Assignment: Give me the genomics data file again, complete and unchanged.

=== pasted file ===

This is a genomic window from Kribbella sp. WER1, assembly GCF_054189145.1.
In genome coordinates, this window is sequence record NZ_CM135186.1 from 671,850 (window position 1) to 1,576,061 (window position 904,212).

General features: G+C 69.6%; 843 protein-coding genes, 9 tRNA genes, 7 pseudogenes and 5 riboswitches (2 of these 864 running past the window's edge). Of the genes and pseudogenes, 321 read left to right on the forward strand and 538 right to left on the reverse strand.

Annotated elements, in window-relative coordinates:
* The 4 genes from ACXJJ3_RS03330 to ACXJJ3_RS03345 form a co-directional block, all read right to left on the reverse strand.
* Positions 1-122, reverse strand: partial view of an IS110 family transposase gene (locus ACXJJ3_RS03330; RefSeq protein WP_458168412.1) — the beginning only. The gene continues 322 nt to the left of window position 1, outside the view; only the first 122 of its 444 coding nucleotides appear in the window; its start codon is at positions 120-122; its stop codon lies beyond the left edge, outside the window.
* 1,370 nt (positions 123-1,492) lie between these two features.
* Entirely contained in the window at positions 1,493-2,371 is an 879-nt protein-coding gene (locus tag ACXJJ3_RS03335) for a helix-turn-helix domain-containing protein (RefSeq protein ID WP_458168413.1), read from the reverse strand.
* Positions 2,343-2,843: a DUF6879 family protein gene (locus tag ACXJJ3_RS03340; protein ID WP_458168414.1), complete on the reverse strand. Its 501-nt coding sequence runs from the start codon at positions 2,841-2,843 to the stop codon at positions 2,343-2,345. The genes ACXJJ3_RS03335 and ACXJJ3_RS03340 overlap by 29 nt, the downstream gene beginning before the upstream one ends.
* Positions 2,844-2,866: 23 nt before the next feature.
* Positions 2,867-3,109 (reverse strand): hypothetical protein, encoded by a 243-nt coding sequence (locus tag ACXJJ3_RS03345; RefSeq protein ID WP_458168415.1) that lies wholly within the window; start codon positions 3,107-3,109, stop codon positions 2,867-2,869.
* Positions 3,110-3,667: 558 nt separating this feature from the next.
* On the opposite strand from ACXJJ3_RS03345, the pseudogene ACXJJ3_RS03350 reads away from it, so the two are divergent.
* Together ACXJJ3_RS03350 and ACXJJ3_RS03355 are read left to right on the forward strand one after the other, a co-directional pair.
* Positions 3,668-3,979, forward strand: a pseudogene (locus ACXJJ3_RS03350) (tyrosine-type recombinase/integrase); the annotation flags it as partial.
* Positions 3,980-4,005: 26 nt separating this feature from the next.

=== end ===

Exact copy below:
This is a genomic window from Kribbella sp. WER1, assembly GCF_054189145.1.
In genome coordinates, this window is sequence record NZ_CM135186.1 from 671,850 (window position 1) to 1,576,061 (window position 904,212).

General features: G+C 69.6%; 843 protein-coding genes, 9 tRNA genes, 7 pseudogenes and 5 riboswitches (2 of these 864 running past the window's edge). Of the genes and pseudogenes, 321 read left to right on the forward strand and 538 right to left on the reverse strand.

Annotated elements, in window-relative coordinates:
* The 4 genes from ACXJJ3_RS03330 to ACXJJ3_RS03345 form a co-directional block, all read right to left on the reverse strand.
* Positions 1-122, reverse strand: partial view of an IS110 family transposase gene (locus ACXJJ3_RS03330; RefSeq protein WP_458168412.1) — the beginning only. The gene continues 322 nt to the left of window position 1, outside the view; only the first 122 of its 444 coding nucleotides appear in the window; its start codon is at positions 120-122; its stop codon lies beyond the left edge, outside the window.
* 1,370 nt (positions 123-1,492) lie between these two features.
* Entirely contained in the window at positions 1,493-2,371 is an 879-nt protein-coding gene (locus tag ACXJJ3_RS03335) for a helix-turn-helix domain-containing protein (RefSeq protein ID WP_458168413.1), read from the reverse strand.
* Positions 2,343-2,843: a DUF6879 family protein gene (locus tag ACXJJ3_RS03340; protein ID WP_458168414.1), complete on the reverse strand. Its 501-nt coding sequence runs from the start codon at positions 2,841-2,843 to the stop codon at positions 2,343-2,345. The genes ACXJJ3_RS03335 and ACXJJ3_RS03340 overlap by 29 nt, the downstream gene beginning before the upstream one ends.
* Positions 2,844-2,866: 23 nt before the next feature.
* Positions 2,867-3,109 (reverse strand): hypothetical protein, encoded by a 243-nt coding sequence (locus tag ACXJJ3_RS03345; RefSeq protein ID WP_458168415.1) that lies wholly within the window; start codon positions 3,107-3,109, stop codon positions 2,867-2,869.
* Positions 3,110-3,667: 558 nt separating this feature from the next.
* On the opposite strand from ACXJJ3_RS03345, the pseudogene ACXJJ3_RS03350 reads away from it, so the two are divergent.
* Together ACXJJ3_RS03350 and ACXJJ3_RS03355 are read left to right on the forward strand one after the other, a co-directional pair.
* Positions 3,668-3,979, forward strand: a pseudogene (locus ACXJJ3_RS03350) (tyrosine-type recombinase/integrase); the annotation flags it as partial.
* Positions 3,980-4,005: 26 nt separating this feature from the next.